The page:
One of our most popular products is the BetaShares Nasdaq 100 ETF (ASX: NDQ) The Nasdaq 100 Index has significantly outperformed a number other major global equities indices over most timeframes to the end of April 2020, including the recent equity downturn spurred by the COVID-19 pandemic. In the 12 months to 30 April 2020, NDQ’s performance has been 25.3%, which includes a return of 10.9% for the first 4 months of the year. In contrast, the performance of the S&P 500 Index (in AUD terms) has been 7.8% over 12 months, with a 4 month loss of -2.8%.
NDQ’s Index vs S&P 500 Index vs MSCI World Index (AUD): 12 month performance
Source: Bloomberg. As at 30 April 2020. Past performance is not indicative of future performance. Excludes impact of NDQ’s fees and costs. You can’t invest directly in an index.
In this guest post, Mark Marex, Product Development Specialist at Nasdaq, looks at the relative downside risks and performance behaviour of the Nasdaq-100 during the global financial and the current coronavirus crises. This article first appeared on www.nasdaq.com.
For the Nasdaq-100 Index, 2019 marked the culmination of an extraordinary decade of performance driven by its constituents’ unparalleled growth and innovation. At the end of 2009, the Index was just beginning to recover from the Great Financial Crisis of 2008, which triggered the worst recession in 80 years and one of the all-time scariest bear markets in history. For those who were invested in the Nasdaq-100 at year-end 2009, the rewards during the past 10 years have been superb: 369% on a price-return basis, and 426% on a total return basis through year-end 2019 (in US dollar terms). The index’s outperformance of the S&P 500 is likely beyond what most financial forecasters could have guessed 10 years ago, and even gives the dot-com bubble of the 1990s a run for its money. The difference now being, of course, that Nasdaq-100 constituents are generally much more mature, diversified companies with strong fundamentals – from revenues to cash flow to dividends – underpinning their market valuations.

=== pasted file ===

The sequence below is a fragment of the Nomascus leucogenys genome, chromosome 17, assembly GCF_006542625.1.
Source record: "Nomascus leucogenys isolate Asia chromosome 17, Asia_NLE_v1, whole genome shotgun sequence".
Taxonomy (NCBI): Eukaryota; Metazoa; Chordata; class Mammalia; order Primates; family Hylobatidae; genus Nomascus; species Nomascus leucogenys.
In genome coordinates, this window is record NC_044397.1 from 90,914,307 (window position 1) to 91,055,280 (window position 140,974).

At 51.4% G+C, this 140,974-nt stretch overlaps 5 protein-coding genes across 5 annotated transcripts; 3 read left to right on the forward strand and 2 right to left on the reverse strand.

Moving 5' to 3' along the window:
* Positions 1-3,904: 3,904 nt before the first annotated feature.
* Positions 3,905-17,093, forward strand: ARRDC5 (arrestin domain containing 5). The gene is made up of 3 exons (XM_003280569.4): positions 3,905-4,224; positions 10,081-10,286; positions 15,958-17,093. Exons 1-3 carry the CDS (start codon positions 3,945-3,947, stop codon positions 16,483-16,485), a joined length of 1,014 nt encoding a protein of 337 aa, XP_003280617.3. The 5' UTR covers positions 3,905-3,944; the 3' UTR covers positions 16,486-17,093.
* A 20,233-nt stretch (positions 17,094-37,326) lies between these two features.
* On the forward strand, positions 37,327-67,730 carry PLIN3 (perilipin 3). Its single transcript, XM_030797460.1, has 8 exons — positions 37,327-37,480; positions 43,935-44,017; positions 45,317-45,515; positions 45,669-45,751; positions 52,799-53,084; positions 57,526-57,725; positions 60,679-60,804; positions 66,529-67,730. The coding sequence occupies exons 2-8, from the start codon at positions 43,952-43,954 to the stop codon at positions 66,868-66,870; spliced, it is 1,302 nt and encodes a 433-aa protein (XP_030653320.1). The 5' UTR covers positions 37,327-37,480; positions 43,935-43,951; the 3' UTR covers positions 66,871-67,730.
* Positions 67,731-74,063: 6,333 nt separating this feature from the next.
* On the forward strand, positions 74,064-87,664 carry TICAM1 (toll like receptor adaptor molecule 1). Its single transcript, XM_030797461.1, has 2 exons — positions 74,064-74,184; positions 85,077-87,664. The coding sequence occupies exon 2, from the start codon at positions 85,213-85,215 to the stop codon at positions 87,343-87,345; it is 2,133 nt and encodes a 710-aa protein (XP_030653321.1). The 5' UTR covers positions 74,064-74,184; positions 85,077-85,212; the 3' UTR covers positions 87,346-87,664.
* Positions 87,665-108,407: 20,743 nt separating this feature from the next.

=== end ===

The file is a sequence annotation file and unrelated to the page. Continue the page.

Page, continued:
Given the acute impact of the Coronavirus crisis on equity valuations so far in 2020, it is worth considering the relative strengths of the Nasdaq-100 compared to the broader US, as well as global, equity markets. In addition to favorable fundamentals, the Nasdaq-100 has demonstrated its superiority to the S&P 500 from a risk perspective, buttressed by its unique mix of sector exposures.
A Brief History of the Nasdaq-100 during the Global Financial Crisis (GFC)
On a US-dollar price-return closing basis, the Nasdaq 100 declined 53.7% from its peak of 2,238.98 on Oct 31, 2007, to its low of 1,036.51 on November 20, 2008. On the other hand, the S&P 500 declined 56.8% from its peak of 1,565.15 on October 9, 2007, to its low of 676.53 on March 9, 2009. In and of itself, it is noteworthy that the bottoming process for the S&P 500 Index took almost 4 months longer than for the Nasdaq 100 Index . Furthermore, although the Nasdaq-100 had been rightly viewed from its early days as a higher-growth index with concomitantly higher volatility, its observed volatility during this period was often lower than that of the S&P 500. Specifically, from October 24, 2008, thru March 25, 2009, the CBOE Nasdaq-100 Volatility Index (VXN) closed at a level below that of the CBOE S&P 500 Volatility Index (VIX) almost 80% of the time (81 out of 104 trading days).
Extending this analysis to the current crisis. Since March 9, the VXN has closed at a level below that of the VIX 90% of the time (10 out of 11 trading days thru March 23). Prior to March 9, the VIX was lower than VXN every single day of the year.
Why has the Volatility of the Nasdaq-100 been Lower in a Crisis?